10-09-2012 15:03 PM | News
Rake'n'rollA farm scale demonstration on Jon Sharp’s Yorkshire farm is looking to optimise all aspects of weed control in order to tackle an increasing challenging black-grass and brome problem.
One new technique is the trialling of a new Rake and Roll cultivator, designed by Tillso, to optimise the performance of glyphosate in a stale seedbed.
Independent consultants Simon and Dale Senior of JK Senior and Sons say that if you have black-grass, and in particular resistant black-grass, you need to adopt an integrated approach to control, utilising all available cultural control methods as well as integrating and optimising performance of available chemistry across the rotation. “Black-grass control is a numbers game. It is a highly competitive weed that can return very high numbers of seed if not controlled adequately. You need to try to reduce the number of weed seeds at every point in the rotation and these days cultural control is a very key aspect of control.”
“One area that we felt needed optimising was the use of stale seedbeds on heavy land prior to drilling either wheat or oilseed rape and the development of a straw rake and roll technique is designed to do just that. The system is comprised of a bank of spring tines followed by a heavy studded rubber roller. The idea behind it is to create the best possible chance for seeds to germinate, whilst preserving soil structure and with minimal soil disturbance. The rake and roll tickles the surface of the stubble at a depth of no more than 5mm, distributing the straw and shaking black-grass seed onto the surface where it germinates. Black-grass seed needs UV light to germinate and so by avoiding burying seed, this will increase the level of germination to a greater degree than normal cultivations. The glyphosate is then able to make a better job. The demonstration is fully supported by the chemical manufacturers Dow AgroSciences and Bayer CropSciences, who want to ensure the longevity of chemistry in the fight against black-grass,” says Simon Senior.
Farmer Jon Sharp is keen to find better ways of controlling black-grass on his heavy land farm near Hull. “This weed has certainly increased on the farm and I am finding that some herbicides are finding it more and more difficult to achieve the high levels of control that we are looking for. Last autumn it was difficult to use stale seedbeds and it was also very dry, so pre-emergence herbicides didn’t work as well as they could. Post-emergence herbicides didn’t work as well either, possibly down to increasing resistance.”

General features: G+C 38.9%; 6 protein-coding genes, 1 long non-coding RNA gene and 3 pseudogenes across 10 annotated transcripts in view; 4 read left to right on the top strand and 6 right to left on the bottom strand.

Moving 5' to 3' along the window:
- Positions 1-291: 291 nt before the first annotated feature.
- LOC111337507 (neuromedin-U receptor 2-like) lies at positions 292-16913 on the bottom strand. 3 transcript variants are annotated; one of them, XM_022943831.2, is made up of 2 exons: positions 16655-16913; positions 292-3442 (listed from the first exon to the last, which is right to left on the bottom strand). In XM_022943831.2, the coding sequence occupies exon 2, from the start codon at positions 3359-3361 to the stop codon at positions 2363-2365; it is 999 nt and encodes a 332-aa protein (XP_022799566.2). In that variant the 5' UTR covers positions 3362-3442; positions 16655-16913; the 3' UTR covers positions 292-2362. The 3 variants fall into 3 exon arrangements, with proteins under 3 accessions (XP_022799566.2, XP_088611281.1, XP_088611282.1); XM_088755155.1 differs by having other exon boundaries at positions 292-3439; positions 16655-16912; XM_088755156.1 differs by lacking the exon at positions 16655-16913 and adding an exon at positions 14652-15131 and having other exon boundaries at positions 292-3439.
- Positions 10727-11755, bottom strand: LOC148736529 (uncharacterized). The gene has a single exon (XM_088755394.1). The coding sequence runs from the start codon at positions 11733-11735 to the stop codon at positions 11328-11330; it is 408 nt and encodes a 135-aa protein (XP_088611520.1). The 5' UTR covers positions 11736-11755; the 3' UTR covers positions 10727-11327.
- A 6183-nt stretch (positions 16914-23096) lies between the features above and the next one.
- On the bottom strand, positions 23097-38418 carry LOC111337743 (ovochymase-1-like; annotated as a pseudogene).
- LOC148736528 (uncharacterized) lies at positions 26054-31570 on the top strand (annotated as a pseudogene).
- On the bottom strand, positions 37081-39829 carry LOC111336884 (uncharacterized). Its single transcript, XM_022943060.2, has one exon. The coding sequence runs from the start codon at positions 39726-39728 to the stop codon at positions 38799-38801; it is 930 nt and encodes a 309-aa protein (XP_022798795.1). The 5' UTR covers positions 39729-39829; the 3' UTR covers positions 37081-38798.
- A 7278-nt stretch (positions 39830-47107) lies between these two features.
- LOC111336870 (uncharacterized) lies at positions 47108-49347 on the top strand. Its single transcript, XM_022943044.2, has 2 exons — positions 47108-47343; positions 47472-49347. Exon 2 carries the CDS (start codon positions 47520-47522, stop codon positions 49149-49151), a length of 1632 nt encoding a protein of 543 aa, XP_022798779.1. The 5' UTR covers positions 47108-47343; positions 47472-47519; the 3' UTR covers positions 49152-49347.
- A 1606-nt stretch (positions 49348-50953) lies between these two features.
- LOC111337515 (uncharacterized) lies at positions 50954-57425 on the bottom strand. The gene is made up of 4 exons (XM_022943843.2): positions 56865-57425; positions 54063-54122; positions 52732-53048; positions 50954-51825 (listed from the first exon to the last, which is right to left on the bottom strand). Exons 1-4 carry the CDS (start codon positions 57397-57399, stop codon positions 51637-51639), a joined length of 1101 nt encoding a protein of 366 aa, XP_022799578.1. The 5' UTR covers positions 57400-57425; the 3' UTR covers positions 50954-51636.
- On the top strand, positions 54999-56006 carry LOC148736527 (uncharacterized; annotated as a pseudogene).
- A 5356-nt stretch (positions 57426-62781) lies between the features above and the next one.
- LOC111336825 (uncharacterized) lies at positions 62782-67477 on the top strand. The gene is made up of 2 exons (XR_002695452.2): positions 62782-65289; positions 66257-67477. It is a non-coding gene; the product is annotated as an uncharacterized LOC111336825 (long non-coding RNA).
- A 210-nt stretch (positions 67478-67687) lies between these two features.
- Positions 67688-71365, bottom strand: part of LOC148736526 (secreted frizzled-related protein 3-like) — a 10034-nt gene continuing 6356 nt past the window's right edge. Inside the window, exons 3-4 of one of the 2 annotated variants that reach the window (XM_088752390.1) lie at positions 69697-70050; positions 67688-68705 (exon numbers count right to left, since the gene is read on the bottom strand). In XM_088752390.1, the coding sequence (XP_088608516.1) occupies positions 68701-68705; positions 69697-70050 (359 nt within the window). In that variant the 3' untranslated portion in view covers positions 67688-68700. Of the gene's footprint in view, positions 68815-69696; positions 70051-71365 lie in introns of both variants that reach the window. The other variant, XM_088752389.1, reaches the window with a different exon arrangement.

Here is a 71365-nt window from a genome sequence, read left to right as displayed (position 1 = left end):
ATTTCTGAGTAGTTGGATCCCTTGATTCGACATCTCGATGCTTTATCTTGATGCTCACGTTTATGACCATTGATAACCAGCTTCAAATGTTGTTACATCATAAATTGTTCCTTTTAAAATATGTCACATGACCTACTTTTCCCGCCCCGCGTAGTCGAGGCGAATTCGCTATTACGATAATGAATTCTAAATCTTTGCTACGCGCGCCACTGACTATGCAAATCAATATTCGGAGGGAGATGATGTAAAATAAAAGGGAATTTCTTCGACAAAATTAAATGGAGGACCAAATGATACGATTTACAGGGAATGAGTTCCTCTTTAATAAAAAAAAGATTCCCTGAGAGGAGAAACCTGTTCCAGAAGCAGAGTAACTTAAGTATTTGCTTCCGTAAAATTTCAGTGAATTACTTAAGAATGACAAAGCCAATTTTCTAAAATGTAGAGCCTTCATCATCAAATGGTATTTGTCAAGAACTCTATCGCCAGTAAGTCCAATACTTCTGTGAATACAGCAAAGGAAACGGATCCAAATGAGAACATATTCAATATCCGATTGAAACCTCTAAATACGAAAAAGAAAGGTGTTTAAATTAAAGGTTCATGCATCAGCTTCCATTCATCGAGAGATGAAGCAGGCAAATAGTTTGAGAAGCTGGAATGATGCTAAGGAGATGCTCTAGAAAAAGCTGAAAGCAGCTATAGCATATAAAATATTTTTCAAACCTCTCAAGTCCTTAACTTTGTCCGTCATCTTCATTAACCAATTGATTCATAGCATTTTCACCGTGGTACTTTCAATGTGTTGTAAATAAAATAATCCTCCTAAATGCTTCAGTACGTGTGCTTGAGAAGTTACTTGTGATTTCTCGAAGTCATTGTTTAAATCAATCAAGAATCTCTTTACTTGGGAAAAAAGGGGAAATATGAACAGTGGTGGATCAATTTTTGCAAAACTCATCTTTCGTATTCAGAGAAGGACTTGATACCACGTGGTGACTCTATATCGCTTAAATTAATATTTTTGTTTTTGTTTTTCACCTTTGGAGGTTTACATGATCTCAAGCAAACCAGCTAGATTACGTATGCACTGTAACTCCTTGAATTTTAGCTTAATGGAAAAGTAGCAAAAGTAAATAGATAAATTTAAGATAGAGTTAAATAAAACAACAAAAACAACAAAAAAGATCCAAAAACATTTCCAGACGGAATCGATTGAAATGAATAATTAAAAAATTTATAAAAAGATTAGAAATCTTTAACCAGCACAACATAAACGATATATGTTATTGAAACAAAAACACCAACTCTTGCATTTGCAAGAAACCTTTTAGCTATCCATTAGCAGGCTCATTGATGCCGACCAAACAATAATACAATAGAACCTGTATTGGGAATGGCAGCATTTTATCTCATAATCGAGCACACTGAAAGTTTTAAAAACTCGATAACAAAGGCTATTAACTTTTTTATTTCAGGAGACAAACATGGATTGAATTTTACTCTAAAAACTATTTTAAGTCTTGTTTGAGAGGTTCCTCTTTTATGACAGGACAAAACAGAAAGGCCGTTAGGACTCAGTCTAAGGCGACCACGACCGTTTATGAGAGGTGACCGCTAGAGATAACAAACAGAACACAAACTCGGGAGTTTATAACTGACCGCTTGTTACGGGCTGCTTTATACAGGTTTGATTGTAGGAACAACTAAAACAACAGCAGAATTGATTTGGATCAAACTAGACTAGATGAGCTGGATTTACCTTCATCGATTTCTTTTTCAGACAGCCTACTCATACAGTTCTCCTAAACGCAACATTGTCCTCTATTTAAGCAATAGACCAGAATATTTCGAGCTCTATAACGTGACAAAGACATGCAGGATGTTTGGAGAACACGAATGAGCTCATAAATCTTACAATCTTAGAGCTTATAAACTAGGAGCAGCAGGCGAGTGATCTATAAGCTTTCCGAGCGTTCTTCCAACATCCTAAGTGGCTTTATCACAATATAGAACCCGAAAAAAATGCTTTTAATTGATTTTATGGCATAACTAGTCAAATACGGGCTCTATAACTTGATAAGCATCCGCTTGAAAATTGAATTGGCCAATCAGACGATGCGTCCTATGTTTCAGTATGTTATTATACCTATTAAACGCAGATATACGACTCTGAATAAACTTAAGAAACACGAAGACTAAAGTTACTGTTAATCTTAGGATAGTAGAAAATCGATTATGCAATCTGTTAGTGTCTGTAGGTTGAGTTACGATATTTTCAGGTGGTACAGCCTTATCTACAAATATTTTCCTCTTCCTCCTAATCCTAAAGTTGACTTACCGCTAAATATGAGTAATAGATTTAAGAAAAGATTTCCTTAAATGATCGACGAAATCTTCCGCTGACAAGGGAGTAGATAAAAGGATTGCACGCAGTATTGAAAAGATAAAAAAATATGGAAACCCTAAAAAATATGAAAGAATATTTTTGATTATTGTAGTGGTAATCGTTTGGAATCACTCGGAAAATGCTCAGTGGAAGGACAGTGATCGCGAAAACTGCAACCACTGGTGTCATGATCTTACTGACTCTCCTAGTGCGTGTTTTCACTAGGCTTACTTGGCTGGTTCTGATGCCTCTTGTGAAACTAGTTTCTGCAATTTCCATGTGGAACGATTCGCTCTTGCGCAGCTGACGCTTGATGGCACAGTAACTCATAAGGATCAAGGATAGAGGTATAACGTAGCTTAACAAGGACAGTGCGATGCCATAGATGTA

“So, on the advice of Simon Senior, we have been looking to integrate more cultural control methods as well as integrating different chemistry onto the farm. We have considered delaying drilling, but with 600 acres to cultivate and drill in time this has been difficult. We do grow some spring crops, but the main method is the use of stale seedbeds. Any way that we can make this technique more effective, the better the end result will be. I am hoping that rake and roll will do just that.”
Simon Senior also plans to use different chemistry with different modes of action across the rotation. “Resistance is an issue on many farms and we need to plan our herbicide strategy carefully across the rotation.”
One valuable chemical that still has no known resistance is propyzamide and it is a key active to use in a black-grass control programme in rape.
Ian Corr of Dow AgroSciences acknowledges its unique contribution to the management of weed resistance. “Kerb is at the centre of both heavy land and light land weed control plans and this year it is even better with the launch of a new formulation and new packaging. New Kerb Flo 500 is 25% more concentrated and this means that farmers will need 25% fewer cans to cover the land. In difficult black-grass situation its dose rate is 1.7 l per ha. Another time saver is Kerb’s new packaging which has a self seal cap with no metal foil to dispose of. Making the most of available spray days is always an issue every year and the new Kerb Flo 500 addresses this issue by making it easier and quicker to apply, addressing time pressure on a busy farmer.”
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